In fact, this moral issue really gives rise to what I consider to be a great mark on Adventure Time’s performance review. While Finn and Jake – Finn more so than Jake – steadfastly maintain and emphasize their innate heroism, they frequently find their heroism challenged. I do not simply mean that they merely face several fierce enemies that are seemingly difficult to overcome (they do), but rather they oftentimes have to reevaluate the identity of their heroism and how exactly to carry it out.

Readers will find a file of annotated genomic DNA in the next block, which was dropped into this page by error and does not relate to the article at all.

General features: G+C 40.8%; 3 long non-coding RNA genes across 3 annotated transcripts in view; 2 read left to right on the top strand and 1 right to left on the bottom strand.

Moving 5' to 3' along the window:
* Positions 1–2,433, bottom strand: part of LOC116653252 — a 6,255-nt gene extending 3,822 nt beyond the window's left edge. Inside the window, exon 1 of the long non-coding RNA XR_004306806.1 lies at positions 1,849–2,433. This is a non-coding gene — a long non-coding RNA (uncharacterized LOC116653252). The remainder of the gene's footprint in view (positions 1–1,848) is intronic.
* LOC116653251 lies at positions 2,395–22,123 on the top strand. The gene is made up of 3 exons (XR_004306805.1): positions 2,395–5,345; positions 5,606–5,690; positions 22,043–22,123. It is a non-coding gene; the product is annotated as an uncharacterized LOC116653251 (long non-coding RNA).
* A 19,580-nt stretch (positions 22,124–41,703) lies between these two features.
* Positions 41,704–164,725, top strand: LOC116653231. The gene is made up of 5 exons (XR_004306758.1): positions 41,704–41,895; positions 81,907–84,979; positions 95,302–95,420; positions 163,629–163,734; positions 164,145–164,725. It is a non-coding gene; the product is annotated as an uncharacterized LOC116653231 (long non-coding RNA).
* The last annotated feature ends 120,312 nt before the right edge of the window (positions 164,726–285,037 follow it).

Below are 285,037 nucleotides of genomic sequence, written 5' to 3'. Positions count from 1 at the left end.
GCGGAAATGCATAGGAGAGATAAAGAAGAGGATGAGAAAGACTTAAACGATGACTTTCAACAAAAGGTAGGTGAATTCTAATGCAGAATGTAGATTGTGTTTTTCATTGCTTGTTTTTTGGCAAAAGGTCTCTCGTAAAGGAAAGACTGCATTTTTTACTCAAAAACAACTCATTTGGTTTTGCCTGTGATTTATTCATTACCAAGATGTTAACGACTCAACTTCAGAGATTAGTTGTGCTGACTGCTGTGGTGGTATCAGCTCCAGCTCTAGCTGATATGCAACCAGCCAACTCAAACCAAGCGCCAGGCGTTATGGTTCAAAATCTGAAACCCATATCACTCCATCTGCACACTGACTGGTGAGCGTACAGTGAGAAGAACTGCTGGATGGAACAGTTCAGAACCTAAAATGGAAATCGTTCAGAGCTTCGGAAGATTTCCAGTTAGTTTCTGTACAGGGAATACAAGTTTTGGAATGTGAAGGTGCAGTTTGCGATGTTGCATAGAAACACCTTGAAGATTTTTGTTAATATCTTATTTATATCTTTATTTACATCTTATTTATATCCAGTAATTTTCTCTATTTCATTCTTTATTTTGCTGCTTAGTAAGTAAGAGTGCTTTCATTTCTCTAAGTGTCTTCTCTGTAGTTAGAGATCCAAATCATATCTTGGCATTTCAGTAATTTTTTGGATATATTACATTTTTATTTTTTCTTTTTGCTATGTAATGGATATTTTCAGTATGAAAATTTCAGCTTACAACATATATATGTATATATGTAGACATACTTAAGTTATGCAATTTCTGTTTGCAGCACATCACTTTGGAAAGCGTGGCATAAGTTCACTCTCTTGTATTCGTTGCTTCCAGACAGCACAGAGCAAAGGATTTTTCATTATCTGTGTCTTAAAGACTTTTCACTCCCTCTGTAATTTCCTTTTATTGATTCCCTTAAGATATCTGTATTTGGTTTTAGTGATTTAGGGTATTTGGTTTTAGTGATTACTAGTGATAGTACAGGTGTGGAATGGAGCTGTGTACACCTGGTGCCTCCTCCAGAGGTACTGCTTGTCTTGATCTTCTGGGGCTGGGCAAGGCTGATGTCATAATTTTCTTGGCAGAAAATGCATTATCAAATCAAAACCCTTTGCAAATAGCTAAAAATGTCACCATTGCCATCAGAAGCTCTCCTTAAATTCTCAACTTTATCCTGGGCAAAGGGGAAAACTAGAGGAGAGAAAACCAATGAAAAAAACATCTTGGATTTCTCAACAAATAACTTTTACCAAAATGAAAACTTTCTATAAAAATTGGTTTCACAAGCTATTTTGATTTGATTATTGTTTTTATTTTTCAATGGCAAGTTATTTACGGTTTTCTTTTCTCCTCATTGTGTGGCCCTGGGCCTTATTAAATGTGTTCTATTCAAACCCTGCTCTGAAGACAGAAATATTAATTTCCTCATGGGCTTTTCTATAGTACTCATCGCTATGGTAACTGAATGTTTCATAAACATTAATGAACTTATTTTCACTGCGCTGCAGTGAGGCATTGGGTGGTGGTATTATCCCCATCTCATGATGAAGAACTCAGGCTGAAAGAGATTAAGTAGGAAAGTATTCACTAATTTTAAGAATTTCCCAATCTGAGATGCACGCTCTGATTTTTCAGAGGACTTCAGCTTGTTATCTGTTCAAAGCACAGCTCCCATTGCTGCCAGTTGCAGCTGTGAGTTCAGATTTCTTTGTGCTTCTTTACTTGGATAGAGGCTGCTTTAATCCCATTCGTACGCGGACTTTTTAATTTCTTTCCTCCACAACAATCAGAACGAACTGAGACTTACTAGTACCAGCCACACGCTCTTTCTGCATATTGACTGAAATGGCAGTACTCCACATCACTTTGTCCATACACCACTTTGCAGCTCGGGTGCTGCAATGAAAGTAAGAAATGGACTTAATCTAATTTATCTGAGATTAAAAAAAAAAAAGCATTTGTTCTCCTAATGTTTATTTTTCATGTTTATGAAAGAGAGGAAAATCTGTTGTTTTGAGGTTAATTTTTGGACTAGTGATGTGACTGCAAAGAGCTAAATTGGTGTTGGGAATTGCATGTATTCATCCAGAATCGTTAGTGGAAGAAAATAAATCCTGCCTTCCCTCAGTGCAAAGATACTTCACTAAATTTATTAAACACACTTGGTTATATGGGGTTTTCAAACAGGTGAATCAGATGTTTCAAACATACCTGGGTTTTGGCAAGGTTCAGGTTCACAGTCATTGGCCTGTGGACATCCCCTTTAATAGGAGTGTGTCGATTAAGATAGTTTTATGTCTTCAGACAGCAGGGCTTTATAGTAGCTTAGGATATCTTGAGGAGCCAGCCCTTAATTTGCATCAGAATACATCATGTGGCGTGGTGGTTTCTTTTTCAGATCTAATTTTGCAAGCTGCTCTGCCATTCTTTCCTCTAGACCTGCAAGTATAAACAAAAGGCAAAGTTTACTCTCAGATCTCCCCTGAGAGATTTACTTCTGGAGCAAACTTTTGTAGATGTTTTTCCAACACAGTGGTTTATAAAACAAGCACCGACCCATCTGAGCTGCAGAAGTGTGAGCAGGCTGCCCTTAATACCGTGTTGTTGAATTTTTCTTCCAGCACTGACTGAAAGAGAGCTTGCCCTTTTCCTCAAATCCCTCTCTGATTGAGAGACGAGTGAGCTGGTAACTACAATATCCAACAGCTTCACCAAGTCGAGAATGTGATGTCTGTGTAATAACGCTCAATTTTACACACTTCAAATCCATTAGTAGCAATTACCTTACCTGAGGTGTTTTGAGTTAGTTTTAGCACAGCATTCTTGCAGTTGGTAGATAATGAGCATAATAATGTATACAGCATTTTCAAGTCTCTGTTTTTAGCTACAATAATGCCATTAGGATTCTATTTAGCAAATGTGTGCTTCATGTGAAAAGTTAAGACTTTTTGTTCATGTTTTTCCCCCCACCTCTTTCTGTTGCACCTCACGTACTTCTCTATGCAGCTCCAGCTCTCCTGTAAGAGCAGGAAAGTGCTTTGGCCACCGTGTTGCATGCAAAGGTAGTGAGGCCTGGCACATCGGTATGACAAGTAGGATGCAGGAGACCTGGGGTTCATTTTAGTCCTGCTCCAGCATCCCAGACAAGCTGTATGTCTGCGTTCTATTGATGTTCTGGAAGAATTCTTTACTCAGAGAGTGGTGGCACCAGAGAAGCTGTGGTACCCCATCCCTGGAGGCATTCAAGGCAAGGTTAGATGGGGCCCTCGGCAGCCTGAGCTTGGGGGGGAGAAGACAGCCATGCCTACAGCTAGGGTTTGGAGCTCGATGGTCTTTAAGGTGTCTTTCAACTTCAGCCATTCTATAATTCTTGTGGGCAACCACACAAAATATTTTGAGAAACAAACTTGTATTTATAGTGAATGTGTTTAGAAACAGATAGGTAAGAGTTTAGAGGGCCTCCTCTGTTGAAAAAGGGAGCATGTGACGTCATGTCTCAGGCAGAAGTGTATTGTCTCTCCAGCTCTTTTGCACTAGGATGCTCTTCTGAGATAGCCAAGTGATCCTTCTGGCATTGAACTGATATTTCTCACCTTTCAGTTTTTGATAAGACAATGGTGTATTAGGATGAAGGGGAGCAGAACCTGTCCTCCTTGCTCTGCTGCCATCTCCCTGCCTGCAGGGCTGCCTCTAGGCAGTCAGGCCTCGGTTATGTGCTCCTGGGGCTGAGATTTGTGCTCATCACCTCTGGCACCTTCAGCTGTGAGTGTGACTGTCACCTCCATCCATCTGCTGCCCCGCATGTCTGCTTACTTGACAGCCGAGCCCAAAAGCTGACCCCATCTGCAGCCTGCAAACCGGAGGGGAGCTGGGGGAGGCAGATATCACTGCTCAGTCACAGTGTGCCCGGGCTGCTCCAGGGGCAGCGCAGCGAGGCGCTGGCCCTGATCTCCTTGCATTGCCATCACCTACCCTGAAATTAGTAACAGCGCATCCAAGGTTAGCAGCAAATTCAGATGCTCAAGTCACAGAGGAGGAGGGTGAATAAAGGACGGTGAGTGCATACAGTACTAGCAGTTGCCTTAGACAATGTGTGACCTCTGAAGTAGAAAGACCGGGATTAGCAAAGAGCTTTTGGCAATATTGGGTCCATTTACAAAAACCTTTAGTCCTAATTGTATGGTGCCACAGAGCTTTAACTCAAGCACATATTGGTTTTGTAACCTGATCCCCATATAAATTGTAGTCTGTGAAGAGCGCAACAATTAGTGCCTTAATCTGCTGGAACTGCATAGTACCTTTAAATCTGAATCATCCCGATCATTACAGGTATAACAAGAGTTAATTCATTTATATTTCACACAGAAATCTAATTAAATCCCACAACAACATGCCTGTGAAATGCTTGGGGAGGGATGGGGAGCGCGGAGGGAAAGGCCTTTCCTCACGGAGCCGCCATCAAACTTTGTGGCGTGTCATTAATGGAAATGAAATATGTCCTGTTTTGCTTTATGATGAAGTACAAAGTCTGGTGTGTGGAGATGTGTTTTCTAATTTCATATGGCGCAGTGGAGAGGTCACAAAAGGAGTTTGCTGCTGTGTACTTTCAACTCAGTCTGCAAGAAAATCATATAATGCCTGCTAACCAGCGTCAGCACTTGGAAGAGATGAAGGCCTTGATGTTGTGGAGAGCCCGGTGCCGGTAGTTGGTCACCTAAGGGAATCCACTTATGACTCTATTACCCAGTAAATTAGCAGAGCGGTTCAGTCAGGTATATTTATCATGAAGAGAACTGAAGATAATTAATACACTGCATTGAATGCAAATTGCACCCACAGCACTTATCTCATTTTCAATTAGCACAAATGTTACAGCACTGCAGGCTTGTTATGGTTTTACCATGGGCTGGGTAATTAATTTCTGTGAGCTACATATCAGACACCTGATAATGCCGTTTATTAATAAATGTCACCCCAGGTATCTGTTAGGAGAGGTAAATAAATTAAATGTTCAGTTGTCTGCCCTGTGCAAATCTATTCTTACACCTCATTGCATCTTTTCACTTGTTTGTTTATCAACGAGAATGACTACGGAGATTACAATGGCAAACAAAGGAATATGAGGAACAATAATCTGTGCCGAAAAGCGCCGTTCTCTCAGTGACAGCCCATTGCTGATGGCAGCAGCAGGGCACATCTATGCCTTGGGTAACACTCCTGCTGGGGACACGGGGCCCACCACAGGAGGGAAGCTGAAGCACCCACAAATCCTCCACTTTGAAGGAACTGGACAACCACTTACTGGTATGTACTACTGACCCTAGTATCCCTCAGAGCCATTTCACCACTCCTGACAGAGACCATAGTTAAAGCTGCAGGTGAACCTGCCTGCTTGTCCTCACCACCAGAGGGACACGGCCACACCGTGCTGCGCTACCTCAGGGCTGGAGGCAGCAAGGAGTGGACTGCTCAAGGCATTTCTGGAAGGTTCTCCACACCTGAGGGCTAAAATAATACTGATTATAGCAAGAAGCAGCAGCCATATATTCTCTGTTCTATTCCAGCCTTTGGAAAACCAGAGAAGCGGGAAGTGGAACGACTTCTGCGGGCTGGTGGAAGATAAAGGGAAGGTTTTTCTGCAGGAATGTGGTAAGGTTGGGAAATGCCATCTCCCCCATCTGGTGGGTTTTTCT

In the episode “Donny”, Finn and Jake come across a community of innocent “house people” who are being thoroughly harassed by a large creature after whom the episode is named. Rather than use their typically violent approach, Finn and Jake befriend the ogre and gradually teach him that it is wrong to pester the house folk, and that he should find other venues of pleasure and entertainment (Finn’s impromptu “empathy” dance, meant to teach Donny the value thinking of others before himself, was especially delightful). The two have great success at this, and make a new friend in the process. All seems well at first, until the dynamic duo of our story soon discover that the house people are now being terrorized by a new enemy even more hostile than the first. These new fiends are why-wolves (variants of werewolves, they are “creatures possessed by the spirit of inquiry and bloodlust”), and they aim not only to give the house people a reason to complain as Donny once did, but to wipe them out completely. Finn at first attempts to fight them off, but the lycanthropic beings are simply too powerful and too numerous to defeat. The why-wolves take a moment from the fight to explain that it was their goal to feed upon the house people all along, but what had been keeping them at bay was the very scent of Donny’s now-eliminated maliciousness (called “obnoxygen”). This scent is a deadly toxin to why-wolves and thus had been allowing the house people to survive, even though its catalyst, Donny’s persecution, caused them no end of misery. Finn thus finds himself having to choose between the lesser of two evils, and decides to encourage Donny to return to his debaucheries so that the house people may at least live. Bittersweet? Yes. Even Finn and Jake subtly acknowledge that. But it would be wrong to miss the cleverness of the conflict presented.